Daniel Reetz, the founder of the DIY Book Scanner community, has recently started making videos of prototyping and shop tips. If you are tinkering with a book scanner (or any other project) in your home shop, these tips will come in handy. https://www.youtube.com/channel/UCn0gq8 ... g_8K1nfInQ

Cleaning up Background after ClearScan

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cday
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Country: UK

Re: Cleaning up Background after ClearScan

Post by cday » 18 Mar 2015, 08:28

whitepage wrote:When you use the layer separation preflight, you get three layers (if all types are present): text, images, and vector objects. I assume that if run this preflight on the sample you mentioned, the vectors you obtained (non-recognized text) would show up on the vector layer. In contrast, the non-recognized text I mentioned went to the Images layer, just as genuine images in the file did.
Adobe ClearScan is a proprietary technology and Adobe have released few details of how it is implemented, other than to say that it synthesises fonts that closely approximate the original, and preserves the page background using a low-resolution copy. It is therefore interesting to learn of your experience of separating pages into layers using the Acrobat Pro ‘Preflight’ option, not available in my Acrobat Standard version.

From your description it seems clear now that text in your scans is sometimes being placed on the background layer, which must be presumed to be a bitmap image given Adobe’s reference to ‘low-resolution’. A simple way to check directly whether characters are on the background layer without separating the layers, would be to zoom well in: if the character outlines remain smooth the characters are vector characters, and if the outlines becomes pixelated the characters are on the bitmap background layer.

If you are planning on scanning more books, you might investigate why some characters in your previous scans have been placed on the background layer. Unless the pages you are scanning are particularly difficult, some enhancement of the images before or after processing them in ScanTailor, or even using different scanner settings, could ensure that all text is recognised as such.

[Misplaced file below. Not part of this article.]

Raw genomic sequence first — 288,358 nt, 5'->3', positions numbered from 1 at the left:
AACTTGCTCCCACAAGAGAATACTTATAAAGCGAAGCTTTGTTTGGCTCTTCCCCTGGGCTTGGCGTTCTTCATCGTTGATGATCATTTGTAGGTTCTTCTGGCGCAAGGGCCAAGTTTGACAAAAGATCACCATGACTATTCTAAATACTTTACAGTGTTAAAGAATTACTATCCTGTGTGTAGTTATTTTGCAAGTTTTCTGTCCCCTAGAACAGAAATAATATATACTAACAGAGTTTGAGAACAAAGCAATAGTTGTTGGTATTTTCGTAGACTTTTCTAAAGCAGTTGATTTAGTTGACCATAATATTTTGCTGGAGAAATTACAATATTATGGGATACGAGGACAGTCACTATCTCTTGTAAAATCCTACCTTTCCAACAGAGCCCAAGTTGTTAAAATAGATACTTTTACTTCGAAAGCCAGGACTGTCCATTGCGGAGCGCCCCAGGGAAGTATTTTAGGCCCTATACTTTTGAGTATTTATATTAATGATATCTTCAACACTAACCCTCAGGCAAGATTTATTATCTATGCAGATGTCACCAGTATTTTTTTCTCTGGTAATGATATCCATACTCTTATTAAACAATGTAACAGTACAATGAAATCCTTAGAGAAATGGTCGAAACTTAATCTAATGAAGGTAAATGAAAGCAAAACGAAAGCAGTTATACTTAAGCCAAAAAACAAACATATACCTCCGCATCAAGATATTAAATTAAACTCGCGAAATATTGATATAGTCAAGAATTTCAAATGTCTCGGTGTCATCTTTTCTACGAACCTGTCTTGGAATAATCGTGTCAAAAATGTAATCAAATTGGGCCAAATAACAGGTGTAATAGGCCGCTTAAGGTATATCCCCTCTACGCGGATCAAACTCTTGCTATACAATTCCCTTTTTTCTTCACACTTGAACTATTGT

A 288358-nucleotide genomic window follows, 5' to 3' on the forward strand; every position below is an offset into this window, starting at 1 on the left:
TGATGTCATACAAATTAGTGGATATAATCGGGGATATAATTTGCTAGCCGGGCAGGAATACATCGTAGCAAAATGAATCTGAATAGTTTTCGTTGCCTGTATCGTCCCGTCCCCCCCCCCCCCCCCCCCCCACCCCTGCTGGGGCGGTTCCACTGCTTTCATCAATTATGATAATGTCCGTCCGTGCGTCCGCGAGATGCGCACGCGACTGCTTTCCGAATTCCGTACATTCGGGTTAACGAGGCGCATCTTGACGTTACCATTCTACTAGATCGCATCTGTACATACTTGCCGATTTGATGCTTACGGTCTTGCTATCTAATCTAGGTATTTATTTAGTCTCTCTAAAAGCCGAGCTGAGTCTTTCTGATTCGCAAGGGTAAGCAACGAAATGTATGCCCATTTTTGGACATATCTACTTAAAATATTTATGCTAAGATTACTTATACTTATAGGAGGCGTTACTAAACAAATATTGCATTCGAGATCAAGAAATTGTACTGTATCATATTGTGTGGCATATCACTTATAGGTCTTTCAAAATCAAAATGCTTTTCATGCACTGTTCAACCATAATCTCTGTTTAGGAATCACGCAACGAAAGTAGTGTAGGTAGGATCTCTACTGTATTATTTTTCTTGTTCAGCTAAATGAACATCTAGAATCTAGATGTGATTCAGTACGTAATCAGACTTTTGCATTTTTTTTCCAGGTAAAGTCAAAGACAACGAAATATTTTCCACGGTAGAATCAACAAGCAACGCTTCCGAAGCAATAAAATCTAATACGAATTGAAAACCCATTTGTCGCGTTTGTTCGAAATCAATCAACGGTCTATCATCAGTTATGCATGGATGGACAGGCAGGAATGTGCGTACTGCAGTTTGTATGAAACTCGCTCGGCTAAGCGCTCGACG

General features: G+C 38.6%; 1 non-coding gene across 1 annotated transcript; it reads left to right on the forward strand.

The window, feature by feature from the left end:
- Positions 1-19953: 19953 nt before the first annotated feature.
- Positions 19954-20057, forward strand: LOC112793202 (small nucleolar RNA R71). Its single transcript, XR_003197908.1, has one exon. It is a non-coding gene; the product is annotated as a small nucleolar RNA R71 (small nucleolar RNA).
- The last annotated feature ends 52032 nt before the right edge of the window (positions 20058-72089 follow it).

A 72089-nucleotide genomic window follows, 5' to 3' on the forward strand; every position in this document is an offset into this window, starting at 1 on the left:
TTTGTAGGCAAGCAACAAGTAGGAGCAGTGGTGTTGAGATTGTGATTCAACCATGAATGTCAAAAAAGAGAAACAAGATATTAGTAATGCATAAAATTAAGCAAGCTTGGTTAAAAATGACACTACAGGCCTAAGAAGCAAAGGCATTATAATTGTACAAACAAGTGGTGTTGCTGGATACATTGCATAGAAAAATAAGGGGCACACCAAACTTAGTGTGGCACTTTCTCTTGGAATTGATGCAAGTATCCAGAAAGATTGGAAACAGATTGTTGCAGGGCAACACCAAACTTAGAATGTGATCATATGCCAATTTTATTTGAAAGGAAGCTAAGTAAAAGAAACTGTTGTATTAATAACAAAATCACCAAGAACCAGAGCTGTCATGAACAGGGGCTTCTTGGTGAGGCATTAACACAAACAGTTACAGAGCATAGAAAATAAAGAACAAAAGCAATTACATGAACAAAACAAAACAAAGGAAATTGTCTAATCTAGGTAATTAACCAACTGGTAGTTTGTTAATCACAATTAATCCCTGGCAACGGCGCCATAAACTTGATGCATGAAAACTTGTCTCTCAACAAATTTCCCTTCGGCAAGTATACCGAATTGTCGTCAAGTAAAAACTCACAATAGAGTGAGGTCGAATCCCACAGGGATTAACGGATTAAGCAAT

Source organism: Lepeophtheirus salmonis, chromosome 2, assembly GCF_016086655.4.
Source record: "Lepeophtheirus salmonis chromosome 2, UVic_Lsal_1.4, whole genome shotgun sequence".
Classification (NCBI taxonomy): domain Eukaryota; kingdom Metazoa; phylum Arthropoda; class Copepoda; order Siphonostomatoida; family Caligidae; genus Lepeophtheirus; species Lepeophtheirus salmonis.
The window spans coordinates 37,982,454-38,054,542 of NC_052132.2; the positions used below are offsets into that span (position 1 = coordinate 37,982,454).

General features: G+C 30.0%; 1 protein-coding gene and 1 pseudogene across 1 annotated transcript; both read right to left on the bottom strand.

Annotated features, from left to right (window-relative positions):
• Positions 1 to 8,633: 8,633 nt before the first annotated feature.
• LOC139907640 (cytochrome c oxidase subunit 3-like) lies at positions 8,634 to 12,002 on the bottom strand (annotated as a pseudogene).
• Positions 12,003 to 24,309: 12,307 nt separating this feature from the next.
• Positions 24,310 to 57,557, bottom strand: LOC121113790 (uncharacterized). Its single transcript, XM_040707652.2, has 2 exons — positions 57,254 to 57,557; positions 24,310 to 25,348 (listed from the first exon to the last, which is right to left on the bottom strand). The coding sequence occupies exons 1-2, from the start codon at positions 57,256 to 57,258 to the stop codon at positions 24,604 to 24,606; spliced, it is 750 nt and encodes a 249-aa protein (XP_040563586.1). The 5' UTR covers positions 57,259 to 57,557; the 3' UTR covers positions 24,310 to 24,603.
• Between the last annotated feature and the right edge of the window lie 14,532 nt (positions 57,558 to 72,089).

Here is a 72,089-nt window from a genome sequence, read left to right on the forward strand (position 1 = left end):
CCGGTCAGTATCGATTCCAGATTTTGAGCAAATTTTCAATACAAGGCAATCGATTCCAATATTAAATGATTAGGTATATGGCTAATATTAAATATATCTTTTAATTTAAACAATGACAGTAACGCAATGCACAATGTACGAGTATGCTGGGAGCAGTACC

... you are right that a sample would help. Will follow up if I find something suitable (maybe by simply smudging a magazine page to hamper recognition of some of the text).
What would be useful is a representative page image that converts to a ClearScan file in which some text is placed on the background layer, to see if the source image can be enhanced to produce better ClearScan output. You could then whiten the background of your pages, reduce the total file size, and improve the OCR recognition results, all without the need to view and selectively delete background images.

whitepage
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Re: Cleaning up Background after ClearScan

Post by whitepage » 21 Mar 2015, 02:59

Hi cday,

To show you the sample you requested, instead of scanning multiple pages at random, I thought I'd scan a selection of type. Sure enough, SureScan produced the mixture of text / image we were after.
The scan is from Just my Type by Simon Garfield, and I'm sure uploading a single page in this context constitutes fair use.

1. just-my-type.tif is the scan.
2. just-my-type_out.tif is the ScanTailor output.
3. just-my-type.pdf is the ClearScan. I have separated the Text and Images layer so you can toggle them if your software allows that.

Just in case you can't toggle the layers,
4. just-my-type_text.pdf is just the Text layer.
5. just-my-type_image.pdf is just the Images layer.

These results are as expected: ClearScan succeeds in places and fails in others. Where it fails, the image is not substituted with type, so we are able to extract it to a different layer. These are the kinds of images we want to keep.

In this case there is no dirty background. However, if I drew a squiggle somewhere on a page of 100% recognized type, we would have a dirty background behind the type.

Hope this brings some light to the situation. In my view, there is no guarantee that ClearScan will succeed 100% of the time. For this reason, my main concern is not tweaking settings in ST. Knowing that after ClearScan there will be three kinds of images (actual images, missed type, and dirty backgrounds), my main concern is in quickly selecting images to remove from the final file.

Wishing you a terrific weekend,

wp
Attachments
just-my-type_image.pdf
The image layer
(55.54 KiB) Downloaded 186 times
just-my-type_text.pdf
The text layer
(58.3 KiB) Downloaded 238 times
just-my-type.pdf
The ClearScan, after separation so you can toggle the layers
(51.23 KiB) Downloaded 329 times
just-my-type_out.tif
The ScanTailor output
just-my-type.tif
The scan

cday
Posts: 216
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Country: UK

Re: Cleaning up Background after ClearScan

Post by cday » 22 Mar 2015, 13:06